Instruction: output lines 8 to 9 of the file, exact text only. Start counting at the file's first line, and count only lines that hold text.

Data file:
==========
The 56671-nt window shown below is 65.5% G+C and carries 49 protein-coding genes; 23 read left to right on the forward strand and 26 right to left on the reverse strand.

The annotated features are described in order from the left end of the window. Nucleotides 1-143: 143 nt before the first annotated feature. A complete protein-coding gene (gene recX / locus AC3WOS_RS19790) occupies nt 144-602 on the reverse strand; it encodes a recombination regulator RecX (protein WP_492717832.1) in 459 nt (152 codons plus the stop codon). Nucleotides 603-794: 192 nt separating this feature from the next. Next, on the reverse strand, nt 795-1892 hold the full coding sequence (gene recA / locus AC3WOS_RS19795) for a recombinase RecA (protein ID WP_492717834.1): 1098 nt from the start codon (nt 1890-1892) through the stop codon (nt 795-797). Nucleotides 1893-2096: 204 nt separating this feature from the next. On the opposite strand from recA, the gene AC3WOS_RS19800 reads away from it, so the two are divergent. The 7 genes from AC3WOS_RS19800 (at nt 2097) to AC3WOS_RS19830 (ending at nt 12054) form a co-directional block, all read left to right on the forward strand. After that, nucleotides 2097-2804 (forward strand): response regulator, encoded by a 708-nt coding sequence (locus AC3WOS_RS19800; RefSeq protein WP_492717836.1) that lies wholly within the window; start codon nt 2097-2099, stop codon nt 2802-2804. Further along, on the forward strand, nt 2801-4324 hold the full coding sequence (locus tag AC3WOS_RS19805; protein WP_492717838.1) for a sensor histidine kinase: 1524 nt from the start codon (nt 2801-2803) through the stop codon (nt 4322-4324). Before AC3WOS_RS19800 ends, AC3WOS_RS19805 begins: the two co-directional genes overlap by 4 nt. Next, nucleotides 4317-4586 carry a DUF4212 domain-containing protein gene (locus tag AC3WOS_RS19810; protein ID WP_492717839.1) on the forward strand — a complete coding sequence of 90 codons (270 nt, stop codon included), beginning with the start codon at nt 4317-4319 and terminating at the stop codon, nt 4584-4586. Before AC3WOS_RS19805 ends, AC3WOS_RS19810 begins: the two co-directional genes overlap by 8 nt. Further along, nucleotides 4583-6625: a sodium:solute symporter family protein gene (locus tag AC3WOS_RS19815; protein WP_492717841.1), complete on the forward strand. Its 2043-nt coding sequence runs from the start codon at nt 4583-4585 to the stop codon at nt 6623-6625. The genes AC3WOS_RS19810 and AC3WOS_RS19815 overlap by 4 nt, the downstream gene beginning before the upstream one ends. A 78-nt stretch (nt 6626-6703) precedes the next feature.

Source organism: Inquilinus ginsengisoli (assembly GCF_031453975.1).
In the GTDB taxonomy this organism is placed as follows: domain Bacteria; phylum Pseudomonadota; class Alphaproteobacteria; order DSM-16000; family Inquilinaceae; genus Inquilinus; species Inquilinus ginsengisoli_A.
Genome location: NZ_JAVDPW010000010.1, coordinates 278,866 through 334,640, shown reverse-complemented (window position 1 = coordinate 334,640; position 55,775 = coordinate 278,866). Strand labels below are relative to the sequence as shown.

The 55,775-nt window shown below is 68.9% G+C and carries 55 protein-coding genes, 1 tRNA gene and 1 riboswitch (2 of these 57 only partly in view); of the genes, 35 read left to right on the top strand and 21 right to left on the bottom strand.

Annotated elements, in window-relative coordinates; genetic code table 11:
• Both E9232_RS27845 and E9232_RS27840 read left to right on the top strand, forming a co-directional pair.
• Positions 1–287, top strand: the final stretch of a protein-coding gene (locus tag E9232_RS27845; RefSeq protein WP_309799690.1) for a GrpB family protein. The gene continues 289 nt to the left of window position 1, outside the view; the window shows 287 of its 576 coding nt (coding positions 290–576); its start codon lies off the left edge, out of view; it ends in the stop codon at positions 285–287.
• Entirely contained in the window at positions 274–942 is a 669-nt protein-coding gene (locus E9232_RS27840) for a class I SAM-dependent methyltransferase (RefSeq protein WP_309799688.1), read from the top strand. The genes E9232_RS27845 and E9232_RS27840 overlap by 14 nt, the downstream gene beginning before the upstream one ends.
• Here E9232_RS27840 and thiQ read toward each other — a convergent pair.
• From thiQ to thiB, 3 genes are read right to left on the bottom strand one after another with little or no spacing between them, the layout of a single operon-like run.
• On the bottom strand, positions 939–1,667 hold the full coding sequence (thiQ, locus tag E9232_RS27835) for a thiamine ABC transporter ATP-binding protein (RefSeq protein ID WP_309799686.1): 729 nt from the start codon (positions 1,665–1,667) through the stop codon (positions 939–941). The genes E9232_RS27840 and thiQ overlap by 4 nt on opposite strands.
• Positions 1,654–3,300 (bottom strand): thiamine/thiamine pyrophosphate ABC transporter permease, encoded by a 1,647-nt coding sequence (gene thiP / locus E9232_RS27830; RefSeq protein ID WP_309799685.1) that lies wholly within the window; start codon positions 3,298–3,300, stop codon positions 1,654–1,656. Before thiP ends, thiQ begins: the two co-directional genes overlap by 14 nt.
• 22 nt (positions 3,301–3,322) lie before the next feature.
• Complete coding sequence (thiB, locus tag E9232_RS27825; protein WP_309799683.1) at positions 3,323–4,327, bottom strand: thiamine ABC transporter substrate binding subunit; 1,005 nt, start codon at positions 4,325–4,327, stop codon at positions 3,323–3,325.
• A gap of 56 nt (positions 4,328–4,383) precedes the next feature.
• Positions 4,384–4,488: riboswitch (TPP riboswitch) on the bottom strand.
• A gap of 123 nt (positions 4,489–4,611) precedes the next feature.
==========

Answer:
• Both E9232_RS27845 and E9232_RS27840 read left to right on the top strand, forming a co-directional pair.
• Positions 1–287, top strand: the final stretch of a protein-coding gene (locus tag E9232_RS27845; RefSeq protein WP_309799690.1) for a GrpB family protein. The gene continues 289 nt to the left of window position 1, outside the view; the window shows 287 of its 576 coding nt (coding positions 290–576); its start codon lies off the left edge, out of view; it ends in the stop codon at positions 285–287.